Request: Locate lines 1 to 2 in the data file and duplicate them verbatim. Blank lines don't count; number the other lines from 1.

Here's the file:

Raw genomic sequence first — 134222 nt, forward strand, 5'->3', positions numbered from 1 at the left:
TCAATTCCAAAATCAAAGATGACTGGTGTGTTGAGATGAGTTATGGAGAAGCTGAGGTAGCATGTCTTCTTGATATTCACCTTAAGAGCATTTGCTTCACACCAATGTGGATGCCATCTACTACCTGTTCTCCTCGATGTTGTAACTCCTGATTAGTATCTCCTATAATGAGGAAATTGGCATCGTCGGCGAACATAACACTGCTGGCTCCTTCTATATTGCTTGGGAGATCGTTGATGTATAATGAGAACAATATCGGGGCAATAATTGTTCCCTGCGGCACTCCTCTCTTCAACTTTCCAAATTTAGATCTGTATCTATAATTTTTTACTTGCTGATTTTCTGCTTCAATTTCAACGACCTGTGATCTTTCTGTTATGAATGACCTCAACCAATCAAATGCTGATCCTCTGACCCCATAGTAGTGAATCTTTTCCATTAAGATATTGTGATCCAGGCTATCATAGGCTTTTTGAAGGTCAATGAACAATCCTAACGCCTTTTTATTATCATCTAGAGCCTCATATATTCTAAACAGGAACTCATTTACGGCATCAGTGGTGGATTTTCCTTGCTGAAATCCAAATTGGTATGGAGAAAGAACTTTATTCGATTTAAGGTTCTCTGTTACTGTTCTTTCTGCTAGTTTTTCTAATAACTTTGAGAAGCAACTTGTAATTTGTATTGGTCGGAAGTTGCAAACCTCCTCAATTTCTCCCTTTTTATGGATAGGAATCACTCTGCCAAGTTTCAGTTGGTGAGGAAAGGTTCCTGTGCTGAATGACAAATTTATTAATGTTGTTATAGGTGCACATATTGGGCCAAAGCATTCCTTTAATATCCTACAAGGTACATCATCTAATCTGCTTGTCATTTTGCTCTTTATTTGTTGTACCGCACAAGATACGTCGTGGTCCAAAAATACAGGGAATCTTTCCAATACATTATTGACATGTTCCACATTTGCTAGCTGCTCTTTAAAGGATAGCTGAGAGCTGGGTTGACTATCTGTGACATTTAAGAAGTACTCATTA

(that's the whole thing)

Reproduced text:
Raw genomic sequence first — 134222 nt, forward strand, 5'->3', positions numbered from 1 at the left:
TCAATTCCAAAATCAAAGATGACTGGTGTGTTGAGATGAGTTATGGAGAAGCTGAGGTAGCATGTCTTCTTGATATTCACCTTAAGAGCATTTGCTTCACACCAATGTGGATGCCATCTACTACCTGTTCTCCTCGATGTTGTAACTCCTGATTAGTATCTCCTATAATGAGGAAATTGGCATCGTCGGCGAACATAACACTGCTGGCTCCTTCTATATTGCTTGGGAGATCGTTGATGTATAATGAGAACAATATCGGGGCAATAATTGTTCCCTGCGGCACTCCTCTCTTCAACTTTCCAAATTTAGATCTGTATCTATAATTTTTTACTTGCTGATTTTCTGCTTCAATTTCAACGACCTGTGATCTTTCTGTTATGAATGACCTCAACCAATCAAATGCTGATCCTCTGACCCCATAGTAGTGAATCTTTTCCATTAAGATATTGTGATCCAGGCTATCATAGGCTTTTTGAAGGTCAATGAACAATCCTAACGCCTTTTTATTATCATCTAGAGCCTCATATATTCTAAACAGGAACTCATTTACGGCATCAGTGGTGGATTTTCCTTGCTGAAATCCAAATTGGTATGGAGAAAGAACTTTATTCGATTTAAGGTTCTCTGTTACTGTTCTTTCTGCTAGTTTTTCTAATAACTTTGAGAAGCAACTTGTAATTTGTATTGGTCGGAAGTTGCAAACCTCCTCAATTTCTCCCTTTTTATGGATAGGAATCACTCTGCCAAGTTTCAGTTGGTGAGGAAAGGTTCCTGTGCTGAATGACAAATTTATTAATGTTGTTATAGGTGCACATATTGGGCCAAAGCATTCCTTTAATATCCTACAAGGTACATCATCTAATCTGCTTGTCATTTTGCTCTTTATTTGTTGTACCGCACAAGATACGTCGTGGTCCAAAAATACAGGGAATCTTTCCAATACATTATTGACATGTTCCACATTTGCTAGCTGCTCTTTAAAGGATAGCTGAGAGCTGGGTTGACTATCTGTGACATTTAAGAAGTACTCATTA